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trait Cache[T] {

  def getOrFetch(key: String)(fetch: () => T): T

  def clear(key: String)
}

trait MapCache[T] extends Cache[T] {

  ...
}

trait SingleElementCache[T] extends Cache[T] {
  private var cacheKey: String = null
  private var cacheValue: T = null.asInstanceOf[T]

  override def getOrFetch(key: String)(fetch: () => T): T = {
    if (cacheKey == key) {
      play.api.Logger.debug("single element cache hit ...")
      cacheValue
    } else {
      play.api.Logger.debug("single element cache miss, invoking the callback ...")
      val result = fetch()
      cacheValue = result
      cacheKey = key
      result
    }
  }

  override def clear(key: String) = {
    cacheKey = null
  }
}

The old Cache has been renamed to MapCache. The new one contains just the method signatures.
At this point, ExpiryCache could extend Cache as well but we are going to get a compilation error when trying to do so.

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method clear in trait Cache is accessed from super. It may not be abstract unless it is overridden by a member declared `abstract' and `override'    Cache.scala /UserAdmin/app/cache    line 64 Scala Problem

This make sense as Cache, the parent of ExpiryCache, does not contain any implementation.
Let’s change it, then.

app/cache/Cache.scala
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trait Cache[T] {

  def getOrFetch(key: String)(fetch: () => T): T = {
    play.api.Logger.debug("Default empty cache always invoking the callback...")
    fetch()
  }

  def clear(key: String) {}
}

No compilation error anymore when making ExpiryCache inherit from Cache.

Time to test. Let’s start with ExpiryCache only.

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scala> user.contacts
[debug] application - Default empty cache always invoking the callback...
res1: List[models.Contact] = List(Contact(1,email,diegocastorina@gmail.com))
# wait for more than 5 seconds
scala> user.contacts
[debug] application - Timeout expired, clearing the cache ...
[debug] application - Default empty cache always invoking the callback...
res2: List[models.Contact] = List(Contact(1,email,diegocastorina@gmail.com))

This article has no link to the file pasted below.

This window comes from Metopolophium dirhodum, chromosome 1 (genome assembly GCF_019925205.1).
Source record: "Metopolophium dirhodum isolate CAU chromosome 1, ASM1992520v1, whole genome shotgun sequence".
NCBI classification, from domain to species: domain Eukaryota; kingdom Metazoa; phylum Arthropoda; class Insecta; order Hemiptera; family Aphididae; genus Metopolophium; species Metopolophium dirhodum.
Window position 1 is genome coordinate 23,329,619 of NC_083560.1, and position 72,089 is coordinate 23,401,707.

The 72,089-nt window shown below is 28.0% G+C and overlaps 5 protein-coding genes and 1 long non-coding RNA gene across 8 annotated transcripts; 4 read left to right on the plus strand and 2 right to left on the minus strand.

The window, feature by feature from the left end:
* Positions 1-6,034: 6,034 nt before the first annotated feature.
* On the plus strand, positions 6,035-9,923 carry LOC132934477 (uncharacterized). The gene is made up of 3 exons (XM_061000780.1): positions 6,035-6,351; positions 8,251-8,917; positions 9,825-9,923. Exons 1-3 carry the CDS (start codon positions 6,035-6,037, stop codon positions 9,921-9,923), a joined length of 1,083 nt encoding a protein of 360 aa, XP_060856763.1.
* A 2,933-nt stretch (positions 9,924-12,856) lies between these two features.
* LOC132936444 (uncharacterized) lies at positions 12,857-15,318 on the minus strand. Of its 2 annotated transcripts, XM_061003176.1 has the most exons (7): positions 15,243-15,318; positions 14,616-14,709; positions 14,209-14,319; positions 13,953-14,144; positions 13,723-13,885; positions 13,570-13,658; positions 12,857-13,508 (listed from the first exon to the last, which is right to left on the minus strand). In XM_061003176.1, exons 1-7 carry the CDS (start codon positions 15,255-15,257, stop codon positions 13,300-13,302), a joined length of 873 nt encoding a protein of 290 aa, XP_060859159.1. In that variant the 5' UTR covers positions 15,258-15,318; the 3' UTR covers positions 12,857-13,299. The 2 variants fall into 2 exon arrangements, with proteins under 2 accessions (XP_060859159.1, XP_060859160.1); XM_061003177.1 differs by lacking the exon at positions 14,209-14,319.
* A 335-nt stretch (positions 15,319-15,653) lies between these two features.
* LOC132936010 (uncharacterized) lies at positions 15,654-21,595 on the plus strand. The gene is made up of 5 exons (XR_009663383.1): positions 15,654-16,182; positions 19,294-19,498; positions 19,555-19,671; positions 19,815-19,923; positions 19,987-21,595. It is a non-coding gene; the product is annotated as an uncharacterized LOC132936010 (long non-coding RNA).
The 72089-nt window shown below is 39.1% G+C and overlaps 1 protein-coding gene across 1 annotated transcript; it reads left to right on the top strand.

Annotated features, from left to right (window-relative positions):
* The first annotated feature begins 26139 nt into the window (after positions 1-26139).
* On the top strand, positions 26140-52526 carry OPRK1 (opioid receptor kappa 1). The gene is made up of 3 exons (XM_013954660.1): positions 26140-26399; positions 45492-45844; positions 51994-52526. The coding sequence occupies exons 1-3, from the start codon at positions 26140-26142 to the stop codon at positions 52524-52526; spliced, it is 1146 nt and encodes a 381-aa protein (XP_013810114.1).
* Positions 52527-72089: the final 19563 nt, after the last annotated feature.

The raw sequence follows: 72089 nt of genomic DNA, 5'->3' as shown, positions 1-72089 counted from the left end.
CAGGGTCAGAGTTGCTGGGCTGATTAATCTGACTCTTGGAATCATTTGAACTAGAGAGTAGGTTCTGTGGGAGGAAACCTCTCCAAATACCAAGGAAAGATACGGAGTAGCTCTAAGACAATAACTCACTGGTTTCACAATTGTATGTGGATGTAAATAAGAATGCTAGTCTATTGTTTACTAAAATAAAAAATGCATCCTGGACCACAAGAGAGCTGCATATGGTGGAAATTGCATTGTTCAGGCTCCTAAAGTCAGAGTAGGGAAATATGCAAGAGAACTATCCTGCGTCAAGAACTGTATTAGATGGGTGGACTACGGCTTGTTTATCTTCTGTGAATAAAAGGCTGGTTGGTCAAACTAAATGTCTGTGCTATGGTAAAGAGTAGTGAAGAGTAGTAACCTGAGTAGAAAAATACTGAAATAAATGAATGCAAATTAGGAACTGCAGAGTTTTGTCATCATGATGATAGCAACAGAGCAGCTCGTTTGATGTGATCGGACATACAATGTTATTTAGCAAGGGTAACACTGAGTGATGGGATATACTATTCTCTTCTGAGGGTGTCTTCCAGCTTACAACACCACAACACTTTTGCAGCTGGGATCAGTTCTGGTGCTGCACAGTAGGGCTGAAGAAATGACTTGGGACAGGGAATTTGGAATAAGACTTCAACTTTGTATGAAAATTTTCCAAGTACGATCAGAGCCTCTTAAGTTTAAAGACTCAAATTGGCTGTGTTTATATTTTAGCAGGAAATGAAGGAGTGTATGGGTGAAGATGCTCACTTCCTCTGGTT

# wait for less than 5 seconds
scala> user.contacts
[debug] application - Default empty cache always invoking the callback...
res2: List[models.Contact] = List(Contact(1,email,diegocastorina@gmail.com))

Nothing surprising here, ExpiryCache keeps working as expected and invokes the methods in the parent trait, Cache.

Things get more interesting if more than one trait are mixed in.

app/models/User.scala
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new User(id, username, age) with cache.SingleElementCache[List[Contact]] with cache.ExpiryCache[List[Contact]]{
      override def contacts: List[Contact] = getOrFetch("contacts")(() => super.contacts)
}

This is the output from the console.

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scala> user.contacts
[debug] application - single element cache miss, invoking the callback ...
res1: List[models.Contact] = List(Contact(1,email,diegocastorina@gmail.com))
# wait for more than 5 seconds
scala> user.contacts
[debug] application - Timeout expired, clearing the cache ...
[debug] application - single element cache miss, invoking the callback ...
res2: List[models.Contact] = List(Contact(1,email,diegocastorina@gmail.com))
# wait for less than 5 seconds
scala> user.contacts
[debug] application - single element cache hit ...
res3: List[models.Contact] = List(Contact(1,email,diegocastorina@gmail.com))

This time, when super.getOrFetch and super.clear are called wihin ExpiryCache, they result in an invokation to SingleElementCache’s implementation. This is because trait’s parents can be overridden at the same way you normally override methods. In this case SingleElementCache preceeds ExpiryCache and becomes it’s new parent. Traits can be stack one on top of the other to dynamically obtain different combinations and behaviors.

In this last example ExpiryCache is stacjed on top of MapCache.

app/models/User.scala
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new User(id, username, age) with cache.MapCache[List[Contact]] with cache.ExpiryCache[List[Contact]]{
      override def contacts: List[Contact] = getOrFetch("contacts")(() => super.contacts)
}

And this is the output from the REPL:

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scala> user.contacts
[debug] application - invoking fetch callback ...
res1: List[models.Contact] = List(Contact(1,email,diegocastorina@gmail.com))
# wait for more than 5 seconds
scala> user.contacts
[debug] application - Timeout expired, clearing the cache ...
[debug] application - invoking fetch callback ...
res2: List[models.Contact] = List(Contact(1,email,diegocastorina@gmail.com))
# wait for less than 5 seconds
scala> user.contacts
[debug] application - getting value from cache ...
res3: List[models.Contact] = List(Contact(1,email,diegocastorina@gmail.com))

Conclusions

Traits are one of the most powerful features in Scala as they permit a class to inherit functionalities from multiple other classes without having to inherit from them.
In the next article we are going to continue talk about traits but let’s conclude this part with the link to the source on Github.